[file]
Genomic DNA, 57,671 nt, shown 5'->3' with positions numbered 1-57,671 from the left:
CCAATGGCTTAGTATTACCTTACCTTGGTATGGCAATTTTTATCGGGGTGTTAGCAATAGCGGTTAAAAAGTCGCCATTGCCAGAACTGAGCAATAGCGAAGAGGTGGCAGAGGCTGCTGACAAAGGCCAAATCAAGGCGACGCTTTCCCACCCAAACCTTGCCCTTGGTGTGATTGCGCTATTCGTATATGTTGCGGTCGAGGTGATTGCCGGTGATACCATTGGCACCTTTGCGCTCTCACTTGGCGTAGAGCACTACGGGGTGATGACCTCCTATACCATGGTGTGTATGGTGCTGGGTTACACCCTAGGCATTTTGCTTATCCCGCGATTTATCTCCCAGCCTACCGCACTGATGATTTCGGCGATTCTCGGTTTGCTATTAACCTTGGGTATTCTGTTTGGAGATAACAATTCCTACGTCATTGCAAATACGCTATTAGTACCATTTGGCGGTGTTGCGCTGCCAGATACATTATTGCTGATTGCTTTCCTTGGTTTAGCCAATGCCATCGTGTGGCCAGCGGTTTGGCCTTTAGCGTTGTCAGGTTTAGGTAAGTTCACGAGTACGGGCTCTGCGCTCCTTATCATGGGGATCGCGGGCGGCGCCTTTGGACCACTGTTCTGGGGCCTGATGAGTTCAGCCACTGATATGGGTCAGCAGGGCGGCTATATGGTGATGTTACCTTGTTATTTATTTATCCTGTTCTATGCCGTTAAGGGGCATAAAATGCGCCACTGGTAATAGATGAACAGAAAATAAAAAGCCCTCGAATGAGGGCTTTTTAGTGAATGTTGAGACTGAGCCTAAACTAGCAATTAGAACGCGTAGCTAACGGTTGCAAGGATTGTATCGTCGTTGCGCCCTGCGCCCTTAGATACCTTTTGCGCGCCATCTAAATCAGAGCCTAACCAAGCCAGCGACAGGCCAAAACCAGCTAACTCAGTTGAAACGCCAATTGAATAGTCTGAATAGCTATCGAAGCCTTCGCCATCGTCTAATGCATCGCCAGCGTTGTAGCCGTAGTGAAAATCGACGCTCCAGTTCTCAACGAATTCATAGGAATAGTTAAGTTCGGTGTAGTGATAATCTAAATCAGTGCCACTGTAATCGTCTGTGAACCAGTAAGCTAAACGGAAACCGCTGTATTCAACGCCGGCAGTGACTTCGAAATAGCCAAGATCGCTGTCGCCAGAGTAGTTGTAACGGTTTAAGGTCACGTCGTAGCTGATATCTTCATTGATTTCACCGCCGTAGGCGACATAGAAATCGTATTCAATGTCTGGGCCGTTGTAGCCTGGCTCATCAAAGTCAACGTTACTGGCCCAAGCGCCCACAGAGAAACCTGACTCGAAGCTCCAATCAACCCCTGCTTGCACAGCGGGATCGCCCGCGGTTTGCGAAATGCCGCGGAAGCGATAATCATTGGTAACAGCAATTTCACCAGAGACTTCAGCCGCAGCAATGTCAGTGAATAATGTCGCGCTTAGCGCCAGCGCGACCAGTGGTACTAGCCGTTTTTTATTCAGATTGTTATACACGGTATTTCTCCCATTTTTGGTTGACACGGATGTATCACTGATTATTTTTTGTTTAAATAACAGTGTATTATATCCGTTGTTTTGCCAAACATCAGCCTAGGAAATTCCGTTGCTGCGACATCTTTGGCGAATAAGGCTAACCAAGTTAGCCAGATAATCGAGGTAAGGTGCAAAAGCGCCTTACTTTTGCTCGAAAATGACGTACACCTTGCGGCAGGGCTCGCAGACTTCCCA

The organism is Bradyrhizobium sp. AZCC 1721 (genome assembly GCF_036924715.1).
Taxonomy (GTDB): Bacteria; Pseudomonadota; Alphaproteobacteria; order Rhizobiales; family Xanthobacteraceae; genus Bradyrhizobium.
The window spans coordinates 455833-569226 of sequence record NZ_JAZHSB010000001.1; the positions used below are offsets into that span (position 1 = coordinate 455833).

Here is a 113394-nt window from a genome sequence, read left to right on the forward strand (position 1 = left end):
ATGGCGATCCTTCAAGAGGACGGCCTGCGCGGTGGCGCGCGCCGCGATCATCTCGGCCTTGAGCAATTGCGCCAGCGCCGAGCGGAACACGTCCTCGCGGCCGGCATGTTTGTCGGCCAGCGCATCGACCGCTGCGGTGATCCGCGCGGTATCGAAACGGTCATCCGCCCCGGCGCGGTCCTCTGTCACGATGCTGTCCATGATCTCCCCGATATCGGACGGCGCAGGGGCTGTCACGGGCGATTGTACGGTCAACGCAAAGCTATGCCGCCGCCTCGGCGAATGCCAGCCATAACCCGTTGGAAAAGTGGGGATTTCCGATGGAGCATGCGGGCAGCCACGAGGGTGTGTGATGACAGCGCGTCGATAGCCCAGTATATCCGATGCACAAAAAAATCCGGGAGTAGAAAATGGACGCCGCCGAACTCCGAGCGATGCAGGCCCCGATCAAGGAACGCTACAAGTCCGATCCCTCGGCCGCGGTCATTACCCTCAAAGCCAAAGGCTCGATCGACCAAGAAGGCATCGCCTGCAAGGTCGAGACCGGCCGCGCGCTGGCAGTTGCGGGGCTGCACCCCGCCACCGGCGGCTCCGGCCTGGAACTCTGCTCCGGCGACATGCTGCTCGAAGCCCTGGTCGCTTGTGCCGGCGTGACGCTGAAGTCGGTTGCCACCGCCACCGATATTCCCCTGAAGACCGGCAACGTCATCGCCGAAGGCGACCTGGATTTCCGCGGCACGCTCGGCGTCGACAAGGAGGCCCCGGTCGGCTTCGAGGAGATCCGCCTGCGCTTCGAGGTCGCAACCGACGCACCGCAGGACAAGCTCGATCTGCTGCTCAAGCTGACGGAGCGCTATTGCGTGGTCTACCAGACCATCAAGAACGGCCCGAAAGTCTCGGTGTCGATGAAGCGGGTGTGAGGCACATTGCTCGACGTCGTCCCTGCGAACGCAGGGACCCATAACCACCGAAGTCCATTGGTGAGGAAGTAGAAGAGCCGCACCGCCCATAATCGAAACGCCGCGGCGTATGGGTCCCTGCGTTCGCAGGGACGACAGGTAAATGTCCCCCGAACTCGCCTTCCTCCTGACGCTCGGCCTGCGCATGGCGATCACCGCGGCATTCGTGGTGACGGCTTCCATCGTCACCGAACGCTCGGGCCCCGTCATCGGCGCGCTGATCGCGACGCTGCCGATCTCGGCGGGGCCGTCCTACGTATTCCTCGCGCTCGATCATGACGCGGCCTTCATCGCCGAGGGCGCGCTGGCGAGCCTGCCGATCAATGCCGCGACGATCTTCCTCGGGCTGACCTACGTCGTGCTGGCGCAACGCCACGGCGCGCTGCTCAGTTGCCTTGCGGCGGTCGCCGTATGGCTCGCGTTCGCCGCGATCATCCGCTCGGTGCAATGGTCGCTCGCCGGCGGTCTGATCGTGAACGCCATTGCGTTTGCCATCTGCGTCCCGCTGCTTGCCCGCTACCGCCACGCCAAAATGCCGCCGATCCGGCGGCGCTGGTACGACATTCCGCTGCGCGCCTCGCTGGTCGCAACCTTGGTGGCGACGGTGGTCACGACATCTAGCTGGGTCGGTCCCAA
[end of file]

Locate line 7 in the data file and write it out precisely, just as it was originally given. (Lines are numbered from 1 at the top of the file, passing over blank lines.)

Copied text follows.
ATGGCGATCCTTCAAGAGGACGGCCTGCGCGGTGGCGCGCGCCGCGATCATCTCGGCCTTGAGCAATTGCGCCAGCGCCGAGCGGAACACGTCCTCGCGGCCGGCATGTTTGTCGGCCAGCGCATCGACCGCTGCGGTGATCCGCGCGGTATCGAAACGGTCATCCGCCCCGGCGCGGTCCTCTGTCACGATGCTGTCCATGATCTCCCCGATATCGGACGGCGCAGGGGCTGTCACGGGCGATTGTACGGTCAACGCAAAGCTATGCCGCCGCCTCGGCGAATGCCAGCCATAACCCGTTGGAAAAGTGGGGATTTCCGATGGAGCATGCGGGCAGCCACGAGGGTGTGTGATGACAGCGCGTCGATAGCCCAGTATATCCGATGCACAAAAAAATCCGGGAGTAGAAAATGGACGCCGCCGAACTCCGAGCGATGCAGGCCCCGATCAAGGAACGCTACAAGTCCGATCCCTCGGCCGCGGTCATTACCCTCAAAGCCAAAGGCTCGATCGACCAAGAAGGCATCGCCTGCAAGGTCGAGACCGGCCGCGCGCTGGCAGTTGCGGGGCTGCACCCCGCCACCGGCGGCTCCGGCCTGGAACTCTGCTCCGGCGACATGCTGCTCGAAGCCCTGGTCGCTTGTGCCGGCGTGACGCTGAAGTCGGTTGCCACCGCCACCGATATTCCCCTGAAGACCGGCAACGTCATCGCCGAAGGCGACCTGGATTTCCGCGGCACGCTCGGCGTCGACAAGGAGGCCCCGGTCGGCTTCGAGGAGATCCGCCTGCGCTTCGAGGTCGCAACCGACGCACCGCAGGACAAGCTCGATCTGCTGCTCAAGCTGACGGAGCGCTATTGCGTGGTCTACCAGACCATCAAGAACGGCCCGAAAGTCTCGGTGTCGATGAAGCGGGTGTGAGGCACATTGCTCGACGTCGTCCCTGCGAACGCAGGGACCCATAACCACCGAAGTCCATTGGTGAGGAAGTAGAAGAGCCGCACCGCCCATAATCGAAACGCCGCGGCGTATGGGTCCCTGCGTTCGCAGGGACGACAGGTAAATGTCCCCCGAACTCGCCTTCCTCCTGACGCTCGGCCTGCGCATGGCGATCACCGCGGCATTCGTGGTGACGGCTTCCATCGTCACCGAACGCTCGGGCCCCGTCATCGGCGCGCTGATCGCGACGCTGCCGATCTCGGCGGGGCCGTCCTACGTATTCCTCGCGCTCGATCATGACGCGGCCTTCATCGCCGAGGGCGCGCTGGCGAGCCTGCCGATCAATGCCGCGACGATCTTCCTCGGGCTGACCTACGTCGTGCTGGCGCAACGCCACGGCGCGCTGCTCAGTTGCCTTGCGGCGGTCGCCGTATGGCTCGCGTTCGCCGCGATCATCCGCTCGGTGCAATGGTCGCTCGCCGGCGGTCTGATCGTGAACGCCATTGCGTTTGCCATCTGCGTCCCGCTGCTTGCCCGCTACCGCCACGCCAAAATGCCGCCGATCCGGCGGCGCTGGTACGACATTCCGCTGCGCGCCTCGCTGGTCGCAACCTTGGTGGCGACGGTGGTCACGACATCTAGCTGGGTCGGTCCCAA